There is Significant Support of Medical Marijuana in New York
- Because people are needlessly suffering
- Because science supports the efficacy and safety of medical marijuana
- Because there is overwhelming support for medical marijuana in NY
- Because healthcare providers want to recommend the best treatment available to their patients
Summary of New York’s New Medical Marijuana Law (S7923/A6357-E)
Under New York’s new medical marijuana law, a patient who has been certified by a healthcare provider to use medical marijuana will register with the New York State Department of Health and receive a patient identification card. Specially approved organizations — such as hospitals or community health centers — will dispense the medical marijuana to registered patients, under DOH supervision.
How Do Patients Qualify to Be Part of the Program?
- Must be resident of NY or is being treated in NY.
- Must be being treated in NY for the condition for which you are seeking medical marijuana.
- Must be certified by a NY physician who has registered with DOH to recommend medical marijuana (means that the doctor has completed a 2-4 hour training course and filed paperwork with the DOH).
- Must be under that doctor’s care for the condition for which you are seeking medical marijuana
- Your doctor must believe and be willing to certify that you will receive some therapeutic or palliative benefit from medical marijuana.
- Must have a “serious condition,” as defined by the law.
- Must obtain a registry identification card from the Department of Health (DOH) and carry their patient registry card at all times that they are in possession of medical marijuana.
What Medical Conditions Make a Patient Eligible for Medical Marijuana in New York?
- A serious condition is defined as: “having one of the following severe debilitating or life-threatening conditions: cancer, positive status for human immunodeficiency virus or acquired immune deficiency syndrome, amyotrophic lateral sclerosis, Parkinson’s disease, multiple sclerosis, damage to the nervous tissue of the spinal cord with objective neurological indication or intractable spasticity, epilepsy, inflammatory bowel disease, neuropathies, Huntington’s disease, or as added by the commissioner; and (ii) any of the following conditions where it is clinically associated with, or a complication of, a condition under this paragraph or its treatment: cachexia or wasting syndrome; severe or chronic pain; severe nausea; seizures; severe or persistent muscle spasms; or such conditions as are added by the commissioner.”
- Conditions that must be considered by the Commissioner for inclusion in 18 months: Alzheimer’s, muscular dystrophy, dystonia, post-traumatic stress disorder and rheumatoid arthritis.
- Any other condition can be added by the Commissioner at any time.
What’s the Process for a Patient to Become Certified to Receive Medical Marijuana Under the Program?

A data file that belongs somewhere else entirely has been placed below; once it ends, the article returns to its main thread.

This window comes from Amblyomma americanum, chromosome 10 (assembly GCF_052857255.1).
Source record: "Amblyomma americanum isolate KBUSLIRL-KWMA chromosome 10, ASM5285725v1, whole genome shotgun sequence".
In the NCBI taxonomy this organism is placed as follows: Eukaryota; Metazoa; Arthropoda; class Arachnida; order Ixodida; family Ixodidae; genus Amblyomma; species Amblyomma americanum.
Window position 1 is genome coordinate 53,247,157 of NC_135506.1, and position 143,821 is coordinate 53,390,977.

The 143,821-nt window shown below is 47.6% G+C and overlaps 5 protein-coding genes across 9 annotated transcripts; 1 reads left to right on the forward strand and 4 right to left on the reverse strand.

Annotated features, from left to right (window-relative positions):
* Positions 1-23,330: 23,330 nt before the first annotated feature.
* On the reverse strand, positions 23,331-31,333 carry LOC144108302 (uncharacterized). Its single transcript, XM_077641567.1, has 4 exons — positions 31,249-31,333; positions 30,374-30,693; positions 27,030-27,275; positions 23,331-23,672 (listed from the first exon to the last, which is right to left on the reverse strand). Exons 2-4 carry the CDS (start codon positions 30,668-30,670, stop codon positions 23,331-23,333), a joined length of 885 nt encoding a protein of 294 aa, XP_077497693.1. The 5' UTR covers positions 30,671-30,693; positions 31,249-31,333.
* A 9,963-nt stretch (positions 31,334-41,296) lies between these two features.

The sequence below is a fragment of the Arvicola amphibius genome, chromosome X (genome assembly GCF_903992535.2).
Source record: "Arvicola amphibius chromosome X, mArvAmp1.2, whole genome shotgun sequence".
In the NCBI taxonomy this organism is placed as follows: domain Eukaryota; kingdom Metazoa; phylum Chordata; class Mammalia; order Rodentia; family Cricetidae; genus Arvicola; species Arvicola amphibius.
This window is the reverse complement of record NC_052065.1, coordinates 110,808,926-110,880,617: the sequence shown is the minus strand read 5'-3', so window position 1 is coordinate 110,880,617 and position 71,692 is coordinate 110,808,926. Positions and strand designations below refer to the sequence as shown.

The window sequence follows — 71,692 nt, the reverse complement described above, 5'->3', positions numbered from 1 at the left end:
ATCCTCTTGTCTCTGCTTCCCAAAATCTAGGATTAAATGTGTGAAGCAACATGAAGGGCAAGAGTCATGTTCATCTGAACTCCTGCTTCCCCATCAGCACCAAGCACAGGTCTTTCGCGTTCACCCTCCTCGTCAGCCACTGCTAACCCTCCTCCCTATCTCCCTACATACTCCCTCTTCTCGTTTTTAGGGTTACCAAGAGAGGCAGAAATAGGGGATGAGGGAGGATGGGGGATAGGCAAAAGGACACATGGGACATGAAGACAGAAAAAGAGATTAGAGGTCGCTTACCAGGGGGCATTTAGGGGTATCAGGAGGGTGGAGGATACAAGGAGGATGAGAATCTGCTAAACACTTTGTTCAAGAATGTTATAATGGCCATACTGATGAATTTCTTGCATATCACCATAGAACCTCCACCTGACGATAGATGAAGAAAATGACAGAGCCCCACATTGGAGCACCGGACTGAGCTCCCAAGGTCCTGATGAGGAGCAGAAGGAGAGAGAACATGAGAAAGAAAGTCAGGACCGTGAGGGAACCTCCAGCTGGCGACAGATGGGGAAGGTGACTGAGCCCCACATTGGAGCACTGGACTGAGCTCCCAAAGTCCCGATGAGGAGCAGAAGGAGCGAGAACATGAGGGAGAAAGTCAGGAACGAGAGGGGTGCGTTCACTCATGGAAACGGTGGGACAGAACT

- Patients apply to DOH to become a certified patient.
- The application (which DOH will develop) must include:
- Date of birth
- Doctor’s certification, which includes a statement that patient has a serious condition and is under doctor’s care for that condition
- Dates for which the certification is valid
- Name, address, Federal registration number, phone number and original signature of practitioner
- Certification expires after one year from the date the doctor signs it, or the doctor can specify an earlier termination date.
- If the patient is terminally ill (as certified by their doctor), the registration doesn’t expire until patient’s death.
- If the patient is under 21, a parent or legal guardian can make the application as the designated caregivers.
- Patients must pay $50 fee which can be reduced or waived if s/he is experiencing financial hardship.
- If the application is approved, DOH will issue the patients registry card that will include any limitations regarding forms or dosage made by the certifying doctor.
What Kind and How Much Medical Marijuana Can a Certified Patient Obtain?
- All allowable forms (e.g., extracts, tinctures, oils, edibles) of medical marijuana, including methods of consumption and strain, variety, and strength, are determined by the Commissioner and must be approved by the Commissioner before they can be sold.
- Smoking as a method of consumption of the only form not left to the Commissioner and specifically excluded from ‘certified medical use’ in the statute.
- No patients or caregiver can legally possess more than a 30 day supply as determined by the practitioner and consistent with any DOH regulations.
- Patients can get a refill of their medical marijuana can refill during the last 7 days of their 30 day supply.
- Medical marijuana must be kept in its original packaging.
- Medical marijuana cannot be consumed in a public place.
How Do Medical Practitioners Get Involved in Recommending Medical Marijuana to Patients?
- Only physicians are allowed to recommend medical marijuana, although the Commissioner has the option of including nurse practitioners based on patient need and access
- Recommending physicians must:
- Be licensed and practicing in New York
- Be qualified to treat the serious condition
- Have completed a 2-4 hour training course
- Have registered with the DOH
- Must be caring for the patients for whom they are making recommendation, meaning that they have done a full assessment of patient’s medical history and current medical condition, and believe that the patient will benefit from the use of medical marijuana.
- Must consult the prescription drug monitoring program and review the patient’s control substances history before issuing a recommendation
- Physicians cannot issue a certification to him/herself
What are the Dosing Guidelines?
- Practitioners must consider the form and dosage and include any such recommendations in the certification